Elżbieta Turska, Irena Pilch
Institute of Psychology, University of Silesia in Katowice
The article discusses individual and organizational determinants of mobbing. The hypotheses tested link mobbing behaviours with Machiavellianism and characteristics of organizational culture, identified by Cameron and Quinn. Assessment of mobbing was carried out from the perspective of a perpetrator, a bystander, and a victim. Organizational culture characteristics were assessed by the participants. The study sample included 120 people. The analyses showed a positive correlation between Machiavellianism and mobbing behaviours. Experiencing and witnessing acts of mobbing were positively correlated with the hierarchy culture and negatively with the culture of clan and adhocracy. Cluster analysis resulted in identifying three groups of people: those who describe the dominant culture at their workplace as “clan”, “hierarchy”, or “market”. A positive correlation between an employee’s Machiavellianism and the number of mobbing behaviours that a person reported was only found for people employed in organizations with the dominant hierarchy or (and) clan culture.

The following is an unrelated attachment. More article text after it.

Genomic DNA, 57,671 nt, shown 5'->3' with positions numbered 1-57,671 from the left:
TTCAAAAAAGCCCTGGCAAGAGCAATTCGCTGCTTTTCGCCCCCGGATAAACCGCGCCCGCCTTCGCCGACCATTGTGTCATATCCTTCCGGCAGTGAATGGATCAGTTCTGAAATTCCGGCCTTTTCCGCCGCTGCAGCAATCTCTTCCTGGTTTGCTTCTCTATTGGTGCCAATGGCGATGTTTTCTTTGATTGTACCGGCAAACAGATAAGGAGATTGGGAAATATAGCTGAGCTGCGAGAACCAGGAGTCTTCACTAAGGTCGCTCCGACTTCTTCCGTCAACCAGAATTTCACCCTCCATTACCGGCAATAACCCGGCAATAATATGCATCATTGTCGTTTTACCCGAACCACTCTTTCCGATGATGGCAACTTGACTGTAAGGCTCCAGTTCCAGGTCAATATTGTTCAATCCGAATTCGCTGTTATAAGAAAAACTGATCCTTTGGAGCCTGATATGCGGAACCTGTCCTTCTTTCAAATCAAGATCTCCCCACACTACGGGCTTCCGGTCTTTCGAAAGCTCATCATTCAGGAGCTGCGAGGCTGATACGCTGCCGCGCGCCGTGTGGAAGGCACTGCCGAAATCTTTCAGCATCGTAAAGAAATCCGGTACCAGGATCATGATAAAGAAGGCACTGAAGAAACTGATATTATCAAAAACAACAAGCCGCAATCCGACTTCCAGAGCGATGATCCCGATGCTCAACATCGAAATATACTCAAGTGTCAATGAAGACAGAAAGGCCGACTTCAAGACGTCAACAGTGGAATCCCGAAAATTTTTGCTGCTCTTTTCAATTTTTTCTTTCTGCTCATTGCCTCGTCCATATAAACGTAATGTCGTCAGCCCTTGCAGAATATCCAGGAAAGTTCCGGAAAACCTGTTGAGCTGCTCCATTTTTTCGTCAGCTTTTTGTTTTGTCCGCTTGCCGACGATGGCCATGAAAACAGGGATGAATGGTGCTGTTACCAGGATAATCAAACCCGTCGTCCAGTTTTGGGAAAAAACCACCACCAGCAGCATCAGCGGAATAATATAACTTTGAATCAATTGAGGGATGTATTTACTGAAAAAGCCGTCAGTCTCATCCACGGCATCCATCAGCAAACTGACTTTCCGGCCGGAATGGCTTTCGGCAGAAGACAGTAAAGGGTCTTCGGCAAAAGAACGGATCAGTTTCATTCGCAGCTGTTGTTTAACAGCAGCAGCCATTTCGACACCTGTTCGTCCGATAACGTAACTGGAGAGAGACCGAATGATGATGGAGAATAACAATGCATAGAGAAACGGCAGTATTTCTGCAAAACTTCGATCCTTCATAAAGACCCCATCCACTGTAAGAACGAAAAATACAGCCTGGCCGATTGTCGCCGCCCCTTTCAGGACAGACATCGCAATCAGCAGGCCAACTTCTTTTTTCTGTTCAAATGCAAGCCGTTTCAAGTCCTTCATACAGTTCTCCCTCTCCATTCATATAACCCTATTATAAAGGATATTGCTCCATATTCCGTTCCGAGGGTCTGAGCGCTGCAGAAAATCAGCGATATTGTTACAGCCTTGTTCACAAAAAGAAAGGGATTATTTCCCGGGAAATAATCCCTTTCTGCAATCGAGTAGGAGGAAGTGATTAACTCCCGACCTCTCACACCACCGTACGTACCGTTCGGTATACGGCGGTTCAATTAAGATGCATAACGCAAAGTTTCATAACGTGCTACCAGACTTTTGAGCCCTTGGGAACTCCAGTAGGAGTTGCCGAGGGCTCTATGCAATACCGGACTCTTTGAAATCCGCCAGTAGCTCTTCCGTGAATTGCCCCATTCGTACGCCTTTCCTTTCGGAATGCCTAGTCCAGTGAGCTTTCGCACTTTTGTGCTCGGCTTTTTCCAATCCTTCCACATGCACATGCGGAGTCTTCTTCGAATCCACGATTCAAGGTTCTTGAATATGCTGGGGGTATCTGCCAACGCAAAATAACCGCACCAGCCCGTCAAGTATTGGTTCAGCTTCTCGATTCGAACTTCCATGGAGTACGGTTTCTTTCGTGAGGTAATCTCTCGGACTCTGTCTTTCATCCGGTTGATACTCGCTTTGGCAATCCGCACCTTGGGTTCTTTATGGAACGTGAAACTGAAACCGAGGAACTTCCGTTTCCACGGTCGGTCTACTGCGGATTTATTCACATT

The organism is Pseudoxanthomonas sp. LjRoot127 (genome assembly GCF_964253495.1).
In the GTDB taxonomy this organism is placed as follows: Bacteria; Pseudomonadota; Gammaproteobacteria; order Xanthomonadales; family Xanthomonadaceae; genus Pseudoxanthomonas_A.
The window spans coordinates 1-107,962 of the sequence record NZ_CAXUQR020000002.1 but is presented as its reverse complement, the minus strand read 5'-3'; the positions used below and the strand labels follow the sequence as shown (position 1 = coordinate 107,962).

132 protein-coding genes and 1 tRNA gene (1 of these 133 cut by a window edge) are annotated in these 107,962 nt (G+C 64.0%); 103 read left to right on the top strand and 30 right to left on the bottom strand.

Keywords: mobbing, Machiavellianism, organizational culture
Cite this article as:
Turska, E., Pilch, I. (2016). Machiavellianism and organizational culture predict workplace mobbing. Psychologia Społeczna, 38, 284–296. doi: 10.7366/1896180020163804